Social Theory after Cognitive Science
In a series of tightly argued essays, Turner traces out the implications that discarding the notion of shared frameworks has for relativism, social constructionism, normativity, and a number of other concepts. He suggests ways in which these ideas might be reformulated more productively, in part through extended critiques of the work of scholars such as Ian Hacking, Andrew Pickering, Pierre Bourdieu, Quentin Skinner, Robert Brandom, Clifford Geertz, and Edward Shils.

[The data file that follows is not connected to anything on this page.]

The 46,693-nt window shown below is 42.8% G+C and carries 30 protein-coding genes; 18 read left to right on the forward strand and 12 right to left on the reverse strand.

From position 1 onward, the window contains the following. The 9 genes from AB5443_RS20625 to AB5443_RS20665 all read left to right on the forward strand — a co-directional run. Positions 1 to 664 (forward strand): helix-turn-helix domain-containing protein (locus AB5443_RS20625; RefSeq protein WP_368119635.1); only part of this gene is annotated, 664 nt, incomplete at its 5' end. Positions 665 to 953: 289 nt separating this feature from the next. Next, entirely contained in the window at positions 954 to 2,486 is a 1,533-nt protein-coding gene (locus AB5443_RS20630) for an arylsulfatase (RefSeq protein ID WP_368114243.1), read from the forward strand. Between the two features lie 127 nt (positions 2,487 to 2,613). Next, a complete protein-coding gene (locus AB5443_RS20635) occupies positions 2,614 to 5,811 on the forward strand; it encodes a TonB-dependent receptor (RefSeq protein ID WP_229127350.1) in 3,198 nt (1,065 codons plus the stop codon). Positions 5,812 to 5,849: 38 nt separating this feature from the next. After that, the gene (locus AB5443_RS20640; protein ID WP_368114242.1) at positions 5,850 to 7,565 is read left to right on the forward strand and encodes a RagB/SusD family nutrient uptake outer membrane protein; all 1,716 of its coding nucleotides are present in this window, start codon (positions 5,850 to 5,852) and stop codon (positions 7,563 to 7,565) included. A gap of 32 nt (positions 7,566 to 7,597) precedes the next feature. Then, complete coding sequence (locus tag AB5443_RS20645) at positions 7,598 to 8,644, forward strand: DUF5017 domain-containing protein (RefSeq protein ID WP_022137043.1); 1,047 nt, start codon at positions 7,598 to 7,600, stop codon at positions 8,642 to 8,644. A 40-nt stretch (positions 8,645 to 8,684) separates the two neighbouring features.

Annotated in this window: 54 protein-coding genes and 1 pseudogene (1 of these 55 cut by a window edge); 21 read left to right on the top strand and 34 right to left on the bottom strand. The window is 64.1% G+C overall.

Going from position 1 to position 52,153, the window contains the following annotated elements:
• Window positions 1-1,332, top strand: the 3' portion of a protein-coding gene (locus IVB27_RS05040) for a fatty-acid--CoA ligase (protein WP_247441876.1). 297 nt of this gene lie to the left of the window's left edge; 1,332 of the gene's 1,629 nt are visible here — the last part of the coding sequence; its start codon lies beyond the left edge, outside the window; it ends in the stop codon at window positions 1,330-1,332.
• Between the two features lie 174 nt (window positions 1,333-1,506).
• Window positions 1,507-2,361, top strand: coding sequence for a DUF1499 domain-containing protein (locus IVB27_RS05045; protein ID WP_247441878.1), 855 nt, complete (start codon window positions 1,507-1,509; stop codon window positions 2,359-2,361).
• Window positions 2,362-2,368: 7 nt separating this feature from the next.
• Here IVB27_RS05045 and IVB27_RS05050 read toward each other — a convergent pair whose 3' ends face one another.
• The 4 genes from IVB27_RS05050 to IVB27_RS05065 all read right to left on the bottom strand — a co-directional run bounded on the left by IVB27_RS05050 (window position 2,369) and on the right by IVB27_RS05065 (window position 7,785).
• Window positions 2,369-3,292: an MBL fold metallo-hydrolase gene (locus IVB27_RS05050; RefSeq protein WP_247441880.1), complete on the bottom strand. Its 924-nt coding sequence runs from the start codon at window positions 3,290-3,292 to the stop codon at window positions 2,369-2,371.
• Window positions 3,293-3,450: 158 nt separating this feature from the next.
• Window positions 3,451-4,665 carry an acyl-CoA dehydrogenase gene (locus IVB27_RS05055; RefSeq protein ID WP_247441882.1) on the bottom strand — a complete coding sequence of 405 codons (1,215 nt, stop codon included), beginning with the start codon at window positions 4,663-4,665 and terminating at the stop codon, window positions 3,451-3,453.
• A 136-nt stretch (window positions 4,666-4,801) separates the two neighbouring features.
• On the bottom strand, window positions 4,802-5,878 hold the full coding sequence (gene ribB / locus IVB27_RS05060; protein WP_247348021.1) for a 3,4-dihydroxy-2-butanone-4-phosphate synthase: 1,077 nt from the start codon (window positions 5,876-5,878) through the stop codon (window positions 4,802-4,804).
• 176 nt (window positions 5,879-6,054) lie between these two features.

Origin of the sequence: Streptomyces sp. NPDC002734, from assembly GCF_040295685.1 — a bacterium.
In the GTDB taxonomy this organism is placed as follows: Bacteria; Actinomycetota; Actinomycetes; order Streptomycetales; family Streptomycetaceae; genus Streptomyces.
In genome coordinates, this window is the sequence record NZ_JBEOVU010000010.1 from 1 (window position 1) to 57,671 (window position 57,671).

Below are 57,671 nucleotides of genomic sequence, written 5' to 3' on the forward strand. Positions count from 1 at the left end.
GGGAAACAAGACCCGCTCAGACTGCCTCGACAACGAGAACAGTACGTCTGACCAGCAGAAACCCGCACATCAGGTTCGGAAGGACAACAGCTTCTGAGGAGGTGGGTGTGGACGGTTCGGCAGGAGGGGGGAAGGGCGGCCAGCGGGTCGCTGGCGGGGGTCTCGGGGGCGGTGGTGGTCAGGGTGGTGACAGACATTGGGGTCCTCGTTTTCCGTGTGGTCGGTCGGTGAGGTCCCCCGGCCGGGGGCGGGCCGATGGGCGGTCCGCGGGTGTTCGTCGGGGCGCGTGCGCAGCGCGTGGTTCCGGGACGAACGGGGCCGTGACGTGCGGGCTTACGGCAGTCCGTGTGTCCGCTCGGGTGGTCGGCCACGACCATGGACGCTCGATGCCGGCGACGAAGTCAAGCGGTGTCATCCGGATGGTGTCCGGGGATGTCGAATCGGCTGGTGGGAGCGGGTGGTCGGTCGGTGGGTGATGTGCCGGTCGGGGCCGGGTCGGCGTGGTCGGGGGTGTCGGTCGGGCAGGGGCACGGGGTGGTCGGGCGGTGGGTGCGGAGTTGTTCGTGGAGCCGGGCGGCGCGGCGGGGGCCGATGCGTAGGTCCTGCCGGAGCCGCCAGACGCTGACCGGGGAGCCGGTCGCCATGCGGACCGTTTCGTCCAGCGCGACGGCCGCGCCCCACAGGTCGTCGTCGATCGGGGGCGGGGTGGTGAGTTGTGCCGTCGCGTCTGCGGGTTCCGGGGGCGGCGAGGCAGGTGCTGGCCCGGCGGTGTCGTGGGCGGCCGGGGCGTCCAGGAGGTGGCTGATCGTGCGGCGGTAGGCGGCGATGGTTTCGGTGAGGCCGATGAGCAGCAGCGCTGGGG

Introduction: Social Theory After Cognitive Science
1. Throwing Out the Tacit Rule Book: Learning and Practices
2. Searle's Social Reality
3. Imitation or the Internalization of Norms: Is Twentieth-Century Social Theory Based on the Wrong Choice?
4. Relativism as Explanation
5. The Limits of Social Constructionism
6. Making Normative Soup Out of Nonnormative Bones
7. Teaching Subtlety of Thought: The Lessons of "Contextualism"
8. Practice in Real Time
9. The Significance of Shils